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Recommended ultrasound field safety classification for medical diagnostic devices.

Preston, R C; Shaw, A (2001) Recommended ultrasound field safety classification for medical diagnostic devices. Measurement Good Practice Guide. 50

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Ultrasound has been used intensively in our hospitals for over twenty years and it continues to command an ever increasing share of the diagnostic imaging market with tens of millions of ultrasound examinations being undertaken in the EC each year. Acoustic output levels of diagnostic ultrasonic systems have increased over the years and it has always been recognised that there is potential for adverse biological effects during clinical examination. The aim of this Guide is to provide some basic principals for assessing the safety of medical diagnostic ultrasonic fields, a topic of great importance to the patient, clinical user and manufacturer. The principals laid down are based on the quantitative assessment of two important biophysical end-points, temperature rise and the likelihood of cavitation taking place. A safety classification scheme is defined that establishes two simple classes of ultrasonic field safety. Class A is the highest safety class representing ultrasonic fields that can be used with minimal concern for patient safety. Class B relates to ultrasonic fields which require indication of additional information concerning thermal and cavitational hazard. Threshold levels of 4 kelvin for temperature rise and 4 megapascals for acoustic stress (peak rarefactional acoustic pressure) define the safety classes, and test methods needed to detemine these biophysical quantities are specified. Various options are provided for the declaration of the safety class for either ultasonic fields, modes of operation, probes or consoles. Finally, guidance on the use of the safety classes is given for patients and clinical operators.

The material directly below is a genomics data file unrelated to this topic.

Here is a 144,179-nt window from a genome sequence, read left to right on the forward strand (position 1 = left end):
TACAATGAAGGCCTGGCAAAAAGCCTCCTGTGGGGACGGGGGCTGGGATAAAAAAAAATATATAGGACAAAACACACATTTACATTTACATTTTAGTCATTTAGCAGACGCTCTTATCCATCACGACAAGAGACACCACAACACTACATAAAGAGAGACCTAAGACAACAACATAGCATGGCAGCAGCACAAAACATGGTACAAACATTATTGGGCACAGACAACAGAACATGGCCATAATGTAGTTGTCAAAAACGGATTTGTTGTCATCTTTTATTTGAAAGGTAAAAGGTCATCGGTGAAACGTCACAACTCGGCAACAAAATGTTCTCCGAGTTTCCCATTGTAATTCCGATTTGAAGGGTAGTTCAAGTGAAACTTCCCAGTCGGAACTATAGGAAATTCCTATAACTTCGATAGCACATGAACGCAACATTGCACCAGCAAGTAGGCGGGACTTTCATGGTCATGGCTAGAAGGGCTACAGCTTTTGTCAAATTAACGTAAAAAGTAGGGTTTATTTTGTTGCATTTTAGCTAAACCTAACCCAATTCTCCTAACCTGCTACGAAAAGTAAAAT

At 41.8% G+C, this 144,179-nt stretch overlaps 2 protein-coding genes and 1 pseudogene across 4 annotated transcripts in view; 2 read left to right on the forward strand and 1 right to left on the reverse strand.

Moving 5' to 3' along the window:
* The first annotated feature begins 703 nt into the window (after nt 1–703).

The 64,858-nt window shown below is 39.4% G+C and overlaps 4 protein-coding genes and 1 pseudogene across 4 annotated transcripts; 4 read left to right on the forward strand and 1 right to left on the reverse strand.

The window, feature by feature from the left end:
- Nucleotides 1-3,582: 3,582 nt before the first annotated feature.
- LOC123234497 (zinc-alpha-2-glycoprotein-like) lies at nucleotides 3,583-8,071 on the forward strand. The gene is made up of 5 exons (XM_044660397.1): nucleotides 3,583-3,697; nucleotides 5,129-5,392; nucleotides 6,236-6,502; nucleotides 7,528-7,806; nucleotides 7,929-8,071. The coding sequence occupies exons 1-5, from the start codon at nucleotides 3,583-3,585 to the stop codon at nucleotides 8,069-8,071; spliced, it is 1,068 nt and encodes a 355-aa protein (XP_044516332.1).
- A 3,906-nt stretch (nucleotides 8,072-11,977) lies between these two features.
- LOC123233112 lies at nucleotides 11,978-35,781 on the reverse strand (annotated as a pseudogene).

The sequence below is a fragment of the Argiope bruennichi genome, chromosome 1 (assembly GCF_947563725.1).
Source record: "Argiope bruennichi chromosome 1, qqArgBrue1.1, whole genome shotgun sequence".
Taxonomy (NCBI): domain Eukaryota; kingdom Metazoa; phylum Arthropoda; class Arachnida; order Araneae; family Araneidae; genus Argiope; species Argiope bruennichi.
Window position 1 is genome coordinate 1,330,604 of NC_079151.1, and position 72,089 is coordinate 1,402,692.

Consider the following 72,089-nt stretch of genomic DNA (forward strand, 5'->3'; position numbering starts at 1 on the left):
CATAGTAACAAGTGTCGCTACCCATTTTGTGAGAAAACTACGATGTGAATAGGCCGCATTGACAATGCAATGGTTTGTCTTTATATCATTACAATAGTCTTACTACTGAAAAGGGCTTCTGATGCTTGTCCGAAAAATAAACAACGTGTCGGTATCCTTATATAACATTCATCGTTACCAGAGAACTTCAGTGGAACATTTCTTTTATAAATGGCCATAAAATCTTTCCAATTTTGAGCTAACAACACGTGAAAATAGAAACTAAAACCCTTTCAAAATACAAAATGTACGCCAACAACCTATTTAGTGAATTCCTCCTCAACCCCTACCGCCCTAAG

Item Type: Report/Guide (Measurement Good Practice Guide)
Keywords: ultrasound, medical, safety
Subjects: Acoustics
Acoustics > Ultrasound
Last Modified: 02 Feb 2018 13:17
URI: http://eprintspublications.npl.co.uk/id/eprint/2113

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